Merri Creek Management Committee ecological planner Brian Bainbridge presented this talk at Fawkner Library using three plant species as examples of repairing pollen pathways to build plant and biodiversity resilience In Moreland’s urban parklands associated with Merri Creek.
“Did you know that endangered plants grow along the Merri Creek in Fawkner and Reservoir? That a rare Merri Creek lily’s sex life relies on a bee with a pitch perfect hum? Or that helping rare plants in a local parkland could help you grow better tomatoes? Learn about these fascinating facts and more in a presentation by Brian Bainbridge, Merri Creek Management Committee’s Ecological planner.” said the blurb on the Moreland Council website advertising the talk.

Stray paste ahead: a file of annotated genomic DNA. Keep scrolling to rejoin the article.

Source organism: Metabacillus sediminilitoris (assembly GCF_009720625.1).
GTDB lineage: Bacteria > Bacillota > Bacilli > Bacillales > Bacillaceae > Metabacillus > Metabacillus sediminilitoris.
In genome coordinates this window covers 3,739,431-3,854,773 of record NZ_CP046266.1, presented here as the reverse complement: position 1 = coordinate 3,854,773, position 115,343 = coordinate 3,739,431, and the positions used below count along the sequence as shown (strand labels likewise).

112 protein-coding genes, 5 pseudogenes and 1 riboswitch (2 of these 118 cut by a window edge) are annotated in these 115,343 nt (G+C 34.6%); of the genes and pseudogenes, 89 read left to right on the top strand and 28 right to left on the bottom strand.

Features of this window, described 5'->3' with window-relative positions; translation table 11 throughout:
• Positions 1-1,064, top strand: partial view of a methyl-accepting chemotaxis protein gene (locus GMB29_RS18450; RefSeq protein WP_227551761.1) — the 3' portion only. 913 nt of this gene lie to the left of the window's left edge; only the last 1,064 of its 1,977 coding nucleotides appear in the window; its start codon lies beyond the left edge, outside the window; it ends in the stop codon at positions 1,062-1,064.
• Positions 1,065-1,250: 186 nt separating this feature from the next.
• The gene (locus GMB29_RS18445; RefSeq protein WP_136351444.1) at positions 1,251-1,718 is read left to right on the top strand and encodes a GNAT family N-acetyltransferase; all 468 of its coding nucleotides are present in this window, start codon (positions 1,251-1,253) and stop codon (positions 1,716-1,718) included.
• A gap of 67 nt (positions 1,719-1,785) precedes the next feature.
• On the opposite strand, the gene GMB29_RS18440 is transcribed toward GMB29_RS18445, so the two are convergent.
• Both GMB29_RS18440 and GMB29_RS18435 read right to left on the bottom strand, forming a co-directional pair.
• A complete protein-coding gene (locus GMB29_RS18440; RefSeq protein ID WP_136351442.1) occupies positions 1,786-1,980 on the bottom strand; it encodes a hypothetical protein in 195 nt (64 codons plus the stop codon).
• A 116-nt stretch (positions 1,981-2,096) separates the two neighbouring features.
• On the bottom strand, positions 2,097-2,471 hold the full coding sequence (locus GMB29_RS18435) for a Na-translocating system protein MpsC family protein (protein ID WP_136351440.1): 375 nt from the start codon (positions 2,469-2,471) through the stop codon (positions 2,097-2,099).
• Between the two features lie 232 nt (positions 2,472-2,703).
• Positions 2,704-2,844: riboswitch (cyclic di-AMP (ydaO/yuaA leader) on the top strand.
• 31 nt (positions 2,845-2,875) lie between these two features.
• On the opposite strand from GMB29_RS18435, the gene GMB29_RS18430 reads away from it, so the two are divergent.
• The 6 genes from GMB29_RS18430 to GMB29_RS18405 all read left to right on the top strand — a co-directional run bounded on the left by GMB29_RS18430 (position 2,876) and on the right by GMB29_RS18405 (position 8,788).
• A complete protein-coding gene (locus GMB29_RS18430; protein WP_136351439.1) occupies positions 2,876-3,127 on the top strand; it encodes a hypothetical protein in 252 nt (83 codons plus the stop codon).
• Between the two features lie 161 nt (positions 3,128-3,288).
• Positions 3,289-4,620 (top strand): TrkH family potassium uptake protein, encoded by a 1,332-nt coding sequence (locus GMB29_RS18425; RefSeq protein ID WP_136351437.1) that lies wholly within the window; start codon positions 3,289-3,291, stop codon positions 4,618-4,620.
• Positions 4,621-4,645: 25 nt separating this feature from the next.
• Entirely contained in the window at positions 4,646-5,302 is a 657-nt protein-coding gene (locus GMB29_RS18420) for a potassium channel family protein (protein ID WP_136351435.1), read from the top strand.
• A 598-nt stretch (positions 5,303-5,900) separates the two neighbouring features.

1. The example of the two Manna Gums (Eucalyptus viminalis) in Moreland.
The closest patches of Manna Gums are found nearly 30 kilometres north with two trees at Donnybrook located. This distance poses problems for pollination and self-seeding. Many native species uses Manna gums as part of their habitat, so the paucity of trees impacts the number and type of species.
Merri Creek Management Committee collected seeds and raised seedlings and have planted 2 Manna clumps: one in Campbellfield and one in Fawkner about 15 years ago. These trees are just now starting to mature and attract birds.
2. Rock Correa (Correa Glabra)
3. Matted Flax Lilly (Dianella Amoena)
Our urban areas support endangered species
I raised that new scientific research shows that 30 per cent of Australian endangered species are found within our capital city urban areas. Where we have settled and built our cities and houses has also been biodiversity hot spots. So many endangered species are still living in parkland and urban conservation areas in urban areas.
Native Bees enhance tomato pollination
You can read more on Brian Bainbridge’s work in ecological restoration in these two great articles: